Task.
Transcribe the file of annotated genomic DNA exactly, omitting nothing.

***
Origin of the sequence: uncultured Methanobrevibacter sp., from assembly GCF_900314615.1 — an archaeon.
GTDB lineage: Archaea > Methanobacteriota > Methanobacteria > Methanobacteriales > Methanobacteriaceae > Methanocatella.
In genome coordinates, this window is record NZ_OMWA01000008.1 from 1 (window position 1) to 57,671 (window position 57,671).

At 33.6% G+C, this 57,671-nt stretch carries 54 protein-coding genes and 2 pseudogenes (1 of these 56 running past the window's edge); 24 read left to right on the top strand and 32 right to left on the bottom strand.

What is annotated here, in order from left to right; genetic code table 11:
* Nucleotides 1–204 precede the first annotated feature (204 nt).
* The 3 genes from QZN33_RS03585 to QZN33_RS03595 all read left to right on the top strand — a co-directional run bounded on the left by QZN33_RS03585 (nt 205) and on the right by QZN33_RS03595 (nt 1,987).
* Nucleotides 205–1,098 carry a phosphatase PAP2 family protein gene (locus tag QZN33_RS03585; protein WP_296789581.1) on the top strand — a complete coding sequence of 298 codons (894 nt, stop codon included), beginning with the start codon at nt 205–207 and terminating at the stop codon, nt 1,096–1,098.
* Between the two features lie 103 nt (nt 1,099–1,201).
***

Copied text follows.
Origin of the sequence: uncultured Methanobrevibacter sp., from assembly GCF_900314615.1 — an archaeon.
GTDB lineage: Archaea > Methanobacteriota > Methanobacteria > Methanobacteriales > Methanobacteriaceae > Methanocatella.
In genome coordinates, this window is record NZ_OMWA01000008.1 from 1 (window position 1) to 57,671 (window position 57,671).

At 33.6% G+C, this 57,671-nt stretch carries 54 protein-coding genes and 2 pseudogenes (1 of these 56 running past the window's edge); 24 read left to right on the top strand and 32 right to left on the bottom strand.

What is annotated here, in order from left to right; genetic code table 11:
* Nucleotides 1–204 precede the first annotated feature (204 nt).
* The 3 genes from QZN33_RS03585 to QZN33_RS03595 all read left to right on the top strand — a co-directional run bounded on the left by QZN33_RS03585 (nt 205) and on the right by QZN33_RS03595 (nt 1,987).
* Nucleotides 205–1,098 carry a phosphatase PAP2 family protein gene (locus tag QZN33_RS03585; protein WP_296789581.1) on the top strand — a complete coding sequence of 298 codons (894 nt, stop codon included), beginning with the start codon at nt 205–207 and terminating at the stop codon, nt 1,096–1,098.
* Between the two features lie 103 nt (nt 1,099–1,201).